Community, Diversity, Sustainability and other Overused Words

Will General Motors' Lordstown Ohio Assembly Plant Get a Last Minute Reprieve?

Chevy Cruze production facility is planned to close on March 8th, but Unions and Politicians Hope for a last minute reprieve

General Motors announced last July that it intended to close 4 plants in North America, including the Lordstown Ohio facility employing, at one time, 14,500 UAW workers. Only about one third that number work there now, with the plant cut to just one shift.

American drivers have turned away from sedans like the Cruze, preferring SUVs, trucks and cross overs. The number of cars sold in America fell from 12 million to just 4 million units, while simultaneously the number of SUVs and trucks sold in America has increased from 4 million to 12 million. This according to Note that these are overall numbers--not just for GM

The number of Chevy Cruze's sold meanwhile, fell from a peak of 254,312 units in 2014 to about 150,000 last year. GM's CEO Mary Berra is trying to "get ahead of the curve," the analysts say. She is looking at a market in 5 years with autonomous vehicles and shared vehicles.

Berra is one of America's few female CEOs. Local politicians and autoworkers have tried to appeal to her, asking her to rescue the families who will have no income once Lordstown goes "Unallocated" on March 8th. Unallocated is how GM says there will be nothing built in Lordstown.

Will Lordstown and the Chevy Cruze get a last minute reprieve? It's more likely than you might think.

First of all there's politics. Lordstown, which is expected to be idled in early June, has drawn support from President Donald Trump, who has campaigned on saving industrial jobs in Ohio, a key state in his 2020 re-election bid.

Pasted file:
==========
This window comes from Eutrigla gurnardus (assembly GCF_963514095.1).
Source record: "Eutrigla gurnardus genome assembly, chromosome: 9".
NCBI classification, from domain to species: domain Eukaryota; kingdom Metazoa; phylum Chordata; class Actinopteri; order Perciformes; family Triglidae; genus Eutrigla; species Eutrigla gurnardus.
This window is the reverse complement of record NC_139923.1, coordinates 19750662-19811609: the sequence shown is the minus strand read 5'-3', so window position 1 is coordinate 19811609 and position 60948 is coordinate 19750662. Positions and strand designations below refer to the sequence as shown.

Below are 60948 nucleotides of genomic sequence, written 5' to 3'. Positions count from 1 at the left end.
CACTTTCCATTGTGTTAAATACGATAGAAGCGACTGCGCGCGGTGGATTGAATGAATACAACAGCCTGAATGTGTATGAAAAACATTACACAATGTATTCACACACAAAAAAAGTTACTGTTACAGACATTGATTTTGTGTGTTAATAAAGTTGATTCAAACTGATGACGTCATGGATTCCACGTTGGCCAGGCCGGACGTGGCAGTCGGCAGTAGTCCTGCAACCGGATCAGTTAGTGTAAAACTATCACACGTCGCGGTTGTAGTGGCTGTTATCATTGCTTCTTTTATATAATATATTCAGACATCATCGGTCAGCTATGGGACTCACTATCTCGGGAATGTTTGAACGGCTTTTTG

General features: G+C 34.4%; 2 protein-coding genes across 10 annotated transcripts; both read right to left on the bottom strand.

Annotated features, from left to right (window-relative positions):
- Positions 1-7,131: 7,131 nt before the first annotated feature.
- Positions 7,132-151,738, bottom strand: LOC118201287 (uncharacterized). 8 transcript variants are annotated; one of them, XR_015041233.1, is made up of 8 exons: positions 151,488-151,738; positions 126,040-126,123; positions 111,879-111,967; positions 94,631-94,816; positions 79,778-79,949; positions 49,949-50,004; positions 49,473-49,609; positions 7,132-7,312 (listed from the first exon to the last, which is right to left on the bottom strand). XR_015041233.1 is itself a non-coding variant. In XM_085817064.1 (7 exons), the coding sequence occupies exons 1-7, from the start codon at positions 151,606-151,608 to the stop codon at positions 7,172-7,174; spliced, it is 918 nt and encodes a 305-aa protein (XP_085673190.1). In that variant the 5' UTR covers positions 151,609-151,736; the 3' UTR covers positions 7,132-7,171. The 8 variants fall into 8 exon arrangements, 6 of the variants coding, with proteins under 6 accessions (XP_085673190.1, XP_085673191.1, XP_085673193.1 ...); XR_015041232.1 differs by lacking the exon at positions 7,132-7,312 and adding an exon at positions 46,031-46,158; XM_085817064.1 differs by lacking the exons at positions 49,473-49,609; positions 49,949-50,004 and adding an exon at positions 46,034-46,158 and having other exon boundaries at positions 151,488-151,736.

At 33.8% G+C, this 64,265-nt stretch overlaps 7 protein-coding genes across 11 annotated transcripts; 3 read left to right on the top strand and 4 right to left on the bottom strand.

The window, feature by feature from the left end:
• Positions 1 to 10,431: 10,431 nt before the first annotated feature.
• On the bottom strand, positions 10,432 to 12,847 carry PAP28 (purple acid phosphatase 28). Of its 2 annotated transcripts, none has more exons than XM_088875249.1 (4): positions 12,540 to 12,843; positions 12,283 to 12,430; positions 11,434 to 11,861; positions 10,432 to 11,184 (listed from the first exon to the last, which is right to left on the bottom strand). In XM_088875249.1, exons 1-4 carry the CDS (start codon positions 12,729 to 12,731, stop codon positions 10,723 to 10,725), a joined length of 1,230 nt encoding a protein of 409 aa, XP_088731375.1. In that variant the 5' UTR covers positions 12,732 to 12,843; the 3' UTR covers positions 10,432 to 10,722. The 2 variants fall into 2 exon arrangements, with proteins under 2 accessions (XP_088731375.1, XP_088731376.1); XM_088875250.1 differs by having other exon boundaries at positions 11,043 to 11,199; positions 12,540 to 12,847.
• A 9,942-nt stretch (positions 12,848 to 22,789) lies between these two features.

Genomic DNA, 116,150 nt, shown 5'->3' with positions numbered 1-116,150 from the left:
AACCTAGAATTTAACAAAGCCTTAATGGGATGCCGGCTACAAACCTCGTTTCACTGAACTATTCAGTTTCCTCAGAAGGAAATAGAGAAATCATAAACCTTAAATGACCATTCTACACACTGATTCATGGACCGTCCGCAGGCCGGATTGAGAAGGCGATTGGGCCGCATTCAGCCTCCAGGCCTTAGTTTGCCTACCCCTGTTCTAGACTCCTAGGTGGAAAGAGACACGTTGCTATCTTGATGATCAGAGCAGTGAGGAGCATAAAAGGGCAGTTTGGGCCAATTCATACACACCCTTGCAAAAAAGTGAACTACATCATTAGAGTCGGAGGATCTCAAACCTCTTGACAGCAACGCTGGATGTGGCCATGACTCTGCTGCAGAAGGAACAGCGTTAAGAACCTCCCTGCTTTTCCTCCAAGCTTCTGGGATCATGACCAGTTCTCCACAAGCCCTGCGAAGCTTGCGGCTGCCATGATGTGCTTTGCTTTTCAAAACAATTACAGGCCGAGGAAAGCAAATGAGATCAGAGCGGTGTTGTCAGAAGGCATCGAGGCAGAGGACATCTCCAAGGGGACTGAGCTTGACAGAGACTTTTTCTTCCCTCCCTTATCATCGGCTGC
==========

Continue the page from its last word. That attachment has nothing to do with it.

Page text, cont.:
Then there's negotiations. Workers at Lordstown and the other plants are hoping the union will be able to negotiate to keep their factories open after the contract talks formally open this summer.

Finally, there is litigation. The United Auto Workers has sued General Motors to stop the company from closing three plants in Ohio, Michigan and Maryland. According to the suit filed Tuesday, the union claims its current contract forbids the company from idling the plants.

GM announced plans in November to end production at U.S. plants in Lordstown, Ohio; White Marsh, Maryland; Warren, Michigan; and Hamtramck, Michigan. GM announced this week that production at the Hamtramck plant, which borders Detroit, would continue until January, after the UAW contract expires. The plant was not included in the lawsuit.

The UAW's lawsuit includes a September 2015 letter from GM Vice President Catherine Clegg that says her correspondence "confirms" the company won't close, idle, sell off or consolidate plants during the union contract, which expires in September.

GM said in a statement Tuesday that the company's announcement last year about the closings doesn't violate the UAW contract.

"We continue to work with the UAW on solutions to our business challenges," the statement said.

Lordstown has around 1,400 hourly workers who help assemble the Cruze subcompact sedan. The Maryland plant manufactures electric motors and drive trains and employs 250 workers. The Warren plant has 265 workers who make transmissions.


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